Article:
Pro Moviemaker Summer 2018


Behind the lens

Sigma’s technicians had to put in a huge amount of work to build a complete cinema lens line-up

W hen Sigma decided to take the brave step of entering the highly competitive cinema lens market, the company was fully aware of the scale of the task it was taking on. While Sigma Art lenses aimed at the still photographer were widely held in high esteem, with many filmmakers already working with them, the fact is that this was a market dominated by established players and it was always going to be a battle to gain recognition. Key to making the breakthrough was having a full range of lenses to talk about from day one, giving filmmakers the confidence that this was indeed going to be a full-blown move into a fresh area. But for this to happen, Sigma’s army of in-house technicians had to work night and day to design the new bespoke housings that would accommodate the optical line-up from the Art lens range. Each one had to be individually tailored to do its new job without impacting on optical performance, and there was a limited amount of time within which to complete the process. What’s happened since has been a roundly well-received entry into this fresh market, with the full range of Sigma Cine lenses – two High Speed Zooms, one

they are based on don’t have this function, so we had to incorporate rubber seals to the mount and sealing to each ring. Did the fact that the optical set for each lens already existed make the process quicker and easier? Yes it did. The most challenging process during lens development is to achieve high optical performance, and this was already established during the development of lenses for still photography. What were the crucial characteristics that you were looking to incorporate across the whole of the new Cine range? We wanted the lenses to be able to communicate important information such as focal length, shooting distance and aperture, and to enable this we incorporated a circuit board and encoder. These days there is an increasing need to properly record shooting data. The number of crew in the field is becoming less, making it harder to record shooting conditions. Therefore, it’s important that we can record this data automatically. In addition, having the shooting information makes the synthesis process for VFX easier. With lenses for still photography, focusing speed is generally faster at long distances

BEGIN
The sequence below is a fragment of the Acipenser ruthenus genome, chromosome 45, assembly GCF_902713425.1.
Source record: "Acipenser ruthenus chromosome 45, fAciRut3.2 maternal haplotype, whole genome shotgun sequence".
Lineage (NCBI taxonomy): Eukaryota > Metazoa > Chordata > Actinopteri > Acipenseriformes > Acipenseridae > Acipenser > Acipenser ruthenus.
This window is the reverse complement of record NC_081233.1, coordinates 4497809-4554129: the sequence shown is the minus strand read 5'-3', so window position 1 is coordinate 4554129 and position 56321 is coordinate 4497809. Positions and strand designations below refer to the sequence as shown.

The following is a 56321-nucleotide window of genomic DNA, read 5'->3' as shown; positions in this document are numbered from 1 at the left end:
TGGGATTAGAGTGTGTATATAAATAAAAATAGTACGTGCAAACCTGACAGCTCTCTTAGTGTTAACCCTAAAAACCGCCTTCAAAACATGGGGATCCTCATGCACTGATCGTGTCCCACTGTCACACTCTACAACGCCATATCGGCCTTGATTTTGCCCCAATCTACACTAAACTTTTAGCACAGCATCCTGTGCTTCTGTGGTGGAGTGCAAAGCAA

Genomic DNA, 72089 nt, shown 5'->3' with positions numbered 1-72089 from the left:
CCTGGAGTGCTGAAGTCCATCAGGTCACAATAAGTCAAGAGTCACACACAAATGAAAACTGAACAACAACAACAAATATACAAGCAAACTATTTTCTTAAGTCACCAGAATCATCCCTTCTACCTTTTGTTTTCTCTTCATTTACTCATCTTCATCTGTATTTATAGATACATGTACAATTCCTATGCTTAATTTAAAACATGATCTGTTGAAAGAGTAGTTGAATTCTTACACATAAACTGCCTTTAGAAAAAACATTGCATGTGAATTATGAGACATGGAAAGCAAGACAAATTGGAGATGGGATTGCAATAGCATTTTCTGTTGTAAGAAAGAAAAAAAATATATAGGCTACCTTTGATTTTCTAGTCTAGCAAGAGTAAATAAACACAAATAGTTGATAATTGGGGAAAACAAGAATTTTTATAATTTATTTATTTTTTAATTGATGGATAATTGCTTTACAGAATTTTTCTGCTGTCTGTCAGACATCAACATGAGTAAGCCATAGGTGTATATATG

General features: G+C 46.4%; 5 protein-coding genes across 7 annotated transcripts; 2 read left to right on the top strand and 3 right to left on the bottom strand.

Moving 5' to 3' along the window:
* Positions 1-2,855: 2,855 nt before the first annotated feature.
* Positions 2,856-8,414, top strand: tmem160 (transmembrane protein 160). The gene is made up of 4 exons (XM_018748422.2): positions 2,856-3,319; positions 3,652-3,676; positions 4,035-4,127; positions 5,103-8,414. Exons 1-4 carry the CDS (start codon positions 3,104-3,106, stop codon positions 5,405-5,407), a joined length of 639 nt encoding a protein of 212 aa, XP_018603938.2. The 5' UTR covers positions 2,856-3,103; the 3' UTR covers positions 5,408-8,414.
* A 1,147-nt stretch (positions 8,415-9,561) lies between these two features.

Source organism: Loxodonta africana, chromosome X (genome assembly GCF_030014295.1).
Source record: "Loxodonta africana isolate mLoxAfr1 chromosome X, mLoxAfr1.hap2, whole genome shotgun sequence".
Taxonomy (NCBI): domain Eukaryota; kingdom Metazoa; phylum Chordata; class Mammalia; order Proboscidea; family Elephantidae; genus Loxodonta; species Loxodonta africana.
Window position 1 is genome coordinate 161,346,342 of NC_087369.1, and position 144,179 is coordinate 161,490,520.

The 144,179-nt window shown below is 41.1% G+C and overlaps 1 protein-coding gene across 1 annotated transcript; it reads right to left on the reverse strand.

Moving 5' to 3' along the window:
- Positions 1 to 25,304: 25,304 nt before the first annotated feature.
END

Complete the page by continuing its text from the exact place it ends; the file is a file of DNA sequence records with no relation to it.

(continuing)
Full Frame Zoom and seven Full Frame High Speed Primes – now out there in the market and gaining acceptance from a very discerning filmmaking community. But how was this task accomplished and what were the challenges that had to be overcome? We decided to find out directly from Sigma’s Japanese technical team. How challenging was it to design new housings for the existing Art lens optics? The position of each ring and the length and thickness of lenses for still photography are so different from one another. Art line lenses do not have an iris ring, so we started the design from there. With the three zoom lenses we designed them simultaneously and, after finishing them roughly, we adjusted and standardised gear positions, such as the focus, zoom and iris ring. Of course, we didn’t just standardise them but ensured compatibility with cinema cameras and other accessories, such as matte boxes and follow focus units. We also asked cinematographers both from Japan and elsewhere to try our lenses and we took into account their feedback. Furthermore, Sigma’s cine lenses are dust and splash proof. This was a challenge to develop and test since the Art lenses



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